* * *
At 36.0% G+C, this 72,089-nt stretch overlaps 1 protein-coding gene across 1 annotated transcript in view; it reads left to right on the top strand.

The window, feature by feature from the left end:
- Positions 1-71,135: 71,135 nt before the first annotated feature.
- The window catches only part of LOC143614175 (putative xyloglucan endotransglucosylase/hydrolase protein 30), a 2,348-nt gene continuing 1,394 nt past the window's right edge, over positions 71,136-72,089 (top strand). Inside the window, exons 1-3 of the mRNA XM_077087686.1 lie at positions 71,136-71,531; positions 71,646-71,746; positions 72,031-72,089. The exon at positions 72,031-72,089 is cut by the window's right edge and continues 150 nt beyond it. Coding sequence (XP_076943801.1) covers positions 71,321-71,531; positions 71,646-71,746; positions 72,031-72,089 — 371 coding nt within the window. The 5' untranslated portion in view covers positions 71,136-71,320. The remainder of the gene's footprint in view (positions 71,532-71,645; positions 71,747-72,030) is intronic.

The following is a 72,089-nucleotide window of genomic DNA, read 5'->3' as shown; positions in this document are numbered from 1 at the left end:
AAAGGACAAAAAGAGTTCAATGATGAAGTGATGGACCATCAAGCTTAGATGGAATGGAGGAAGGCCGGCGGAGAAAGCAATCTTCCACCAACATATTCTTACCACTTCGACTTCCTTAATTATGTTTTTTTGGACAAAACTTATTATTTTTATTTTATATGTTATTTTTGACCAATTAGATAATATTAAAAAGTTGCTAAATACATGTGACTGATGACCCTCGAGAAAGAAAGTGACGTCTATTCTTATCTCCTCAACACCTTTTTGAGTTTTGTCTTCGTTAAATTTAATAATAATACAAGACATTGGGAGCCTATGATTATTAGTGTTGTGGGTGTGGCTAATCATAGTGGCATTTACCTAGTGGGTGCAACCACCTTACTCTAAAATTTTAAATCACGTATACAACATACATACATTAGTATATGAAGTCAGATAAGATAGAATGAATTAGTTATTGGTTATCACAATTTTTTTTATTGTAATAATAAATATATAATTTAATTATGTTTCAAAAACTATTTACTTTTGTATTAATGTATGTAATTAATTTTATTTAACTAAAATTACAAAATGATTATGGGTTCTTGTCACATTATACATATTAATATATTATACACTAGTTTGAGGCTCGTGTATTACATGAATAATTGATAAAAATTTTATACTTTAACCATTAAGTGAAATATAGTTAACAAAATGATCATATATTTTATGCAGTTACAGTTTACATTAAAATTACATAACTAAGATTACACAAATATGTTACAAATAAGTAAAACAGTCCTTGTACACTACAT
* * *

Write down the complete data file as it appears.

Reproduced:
At 36.0% G+C, this 72,089-nt stretch overlaps 1 protein-coding gene across 1 annotated transcript in view; it reads left to right on the top strand.

The window, feature by feature from the left end:
- Positions 1-71,135: 71,135 nt before the first annotated feature.
- The window catches only part of LOC143614175 (putative xyloglucan endotransglucosylase/hydrolase protein 30), a 2,348-nt gene continuing 1,394 nt past the window's right edge, over positions 71,136-72,089 (top strand). Inside the window, exons 1-3 of the mRNA XM_077087686.1 lie at positions 71,136-71,531; positions 71,646-71,746; positions 72,031-72,089. The exon at positions 72,031-72,089 is cut by the window's right edge and continues 150 nt beyond it. Coding sequence (XP_076943801.1) covers positions 71,321-71,531; positions 71,646-71,746; positions 72,031-72,089 — 371 coding nt within the window. The 5' untranslated portion in view covers positions 71,136-71,320. The remainder of the gene's footprint in view (positions 71,532-71,645; positions 71,747-72,030) is intronic.

The following is a 72,089-nucleotide window of genomic DNA, read 5'->3' as shown; positions in this document are numbered from 1 at the left end:
AAAGGACAAAAAGAGTTCAATGATGAAGTGATGGACCATCAAGCTTAGATGGAATGGAGGAAGGCCGGCGGAGAAAGCAATCTTCCACCAACATATTCTTACCACTTCGACTTCCTTAATTATGTTTTTTTGGACAAAACTTATTATTTTTATTTTATATGTTATTTTTGACCAATTAGATAATATTAAAAAGTTGCTAAATACATGTGACTGATGACCCTCGAGAAAGAAAGTGACGTCTATTCTTATCTCCTCAACACCTTTTTGAGTTTTGTCTTCGTTAAATTTAATAATAATACAAGACATTGGGAGCCTATGATTATTAGTGTTGTGGGTGTGGCTAATCATAGTGGCATTTACCTAGTGGGTGCAACCACCTTACTCTAAAATTTTAAATCACGTATACAACATACATACATTAGTATATGAAGTCAGATAAGATAGAATGAATTAGTTATTGGTTATCACAATTTTTTTTATTGTAATAATAAATATATAATTTAATTATGTTTCAAAAACTATTTACTTTTGTATTAATGTATGTAATTAATTTTATTTAACTAAAATTACAAAATGATTATGGGTTCTTGTCACATTATACATATTAATATATTATACACTAGTTTGAGGCTCGTGTATTACATGAATAATTGATAAAAATTTTATACTTTAACCATTAAGTGAAATATAGTTAACAAAATGATCATATATTTTATGCAGTTACAGTTTACATTAAAATTACATAACTAAGATTACACAAATATGTTACAAATAAGTAAAACAGTCCTTGTACACTACAT